Community college association releases voluntary accountability measures Community colleges have long argued they are fundamentally different from four-year institutions and should be judged by different yardsticks. Now the sector has created what it says are fair measures of its members' performance, with the release Wednesday of the Voluntary Framework of Accountability from the American Association of Community Colleges. The accountability standards are a starting point for a “common language” on what works at community colleges, said Kent Phillippe, associate vice president for research and student success at the association.
New National Accountability Measures Drill Down on Unique 2-Year Mission WASHINGTON, Dec. 1, 2011 /PRNewswire-USNewswire/ -- Following 18 months of intensive research, analysis and pilot testing, the American Association of Community Colleges (AACC) and its partners today launch the first-ever custom framework to measure how 2-year colleges perform in serving their more than 13 million students. The Voluntary Framework of Accountability (VFA), along with its newly-minted Metrics Manual v. 1.0 (www.aacc.nche.edu/vfa), will give community colleges what many believe has long been lacking in reporting their successes to the public and policymakers: specific metrics that assess how they do in areas such as student progress and achievement, implementation of career and technical education programs (credit and noncredit) and transparency in reporting outcomes. Community Colleges Take Major Step in Defining Role, Effectiveness -- WASHINGTON, Dec. 1, 2011 /PRNewswire-USNewswire/ --
Nuancing of Access and Success Because the nation is rightly fixed on improving degree completion rates, the discussion about America’s higher education agenda is at risk of becoming so pedestrian that terms like access and success lose their meaning. In similar fashion, once everyone and everything became “green” it was less clear to me what was meant by a “green economy,” “green jobs” or “green politics.” Presently about 39% of the nation’s adult population has a college degree. Yet, the two fastest growing populations (Latinos and African Americans) remain the least likely to earn a college degree. If America has any chance of returning to number one in the world for the proportion of college-educated adults its higher education system must produce approximately 40 million new degree holders over the next 15 years. This is virtually impossible without dramatically improving access and completion rates among low-income and minority students who collectively face the greatest difficulties completing college.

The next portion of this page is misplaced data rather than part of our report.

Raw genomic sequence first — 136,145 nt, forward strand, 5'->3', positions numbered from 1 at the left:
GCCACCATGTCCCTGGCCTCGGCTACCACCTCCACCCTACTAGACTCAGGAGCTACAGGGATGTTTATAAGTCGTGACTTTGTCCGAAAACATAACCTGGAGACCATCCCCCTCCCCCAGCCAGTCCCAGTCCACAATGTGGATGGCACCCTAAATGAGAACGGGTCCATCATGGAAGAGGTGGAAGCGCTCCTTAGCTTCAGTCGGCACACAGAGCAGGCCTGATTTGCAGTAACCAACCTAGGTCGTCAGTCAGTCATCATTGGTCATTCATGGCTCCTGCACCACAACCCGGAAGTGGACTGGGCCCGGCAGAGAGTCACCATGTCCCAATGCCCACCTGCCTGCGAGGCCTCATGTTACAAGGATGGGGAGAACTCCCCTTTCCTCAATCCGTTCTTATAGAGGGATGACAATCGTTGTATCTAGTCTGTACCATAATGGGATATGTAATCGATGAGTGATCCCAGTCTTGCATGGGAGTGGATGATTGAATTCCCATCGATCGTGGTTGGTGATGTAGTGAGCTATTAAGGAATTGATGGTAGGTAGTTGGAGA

Steve Hebert for The New York Times A study found profound effects on students whose teachers helped them raise their test scores. The paper, by Raj Chetty and John N. Friedman of Harvard and Jonah E. Rockoff of Columbia, all economists, examines a larger number of students over a longer period of time with more in-depth data than many earlier studies, allowing for a deeper look at how much the quality of individual teachers matters over the long term. “That test scores help you get more education, and that more education has an earnings effect — that makes sense to a lot of people,” said Robert H. Big Study Links Good Teachers to Lasting Gain
Study on Teacher Value Uses Data From Before Teach-to-Test Era Six years later, in 2004, our daughter was in fourth grade.
Report suggests approach to improving graduation rates Colleges may be able to improve their graduation rates by gaining a better understanding of the students they enroll, according to a report being released today. The report, from the Higher Education Research Institute at the University of California at Los Angeles, brings together data from the "freshman survey" by UCLA’s Cooperative Institutional Research Program and graduation numbers from the National Student Clearinghouse and aims to help colleges determine if they have actually improved retention rates or if they have simply attracted better students. Linda DeAngelo, assistant director for research at UCLA’s Cooperative Institutional Research Program, said the study could eventually help in improving graduation rates.
Physicists Seek To Lose The Lecture As Teaching Tool
Khan Academy ponders what it can teach the higher education establishment
A 'Moneyball' Approach to College - Technology
A culture of assessment promotes student success
CUNY Offers Intensive Remediation Program
Colleges Err in Placing Many on Remedial Track, Studies Find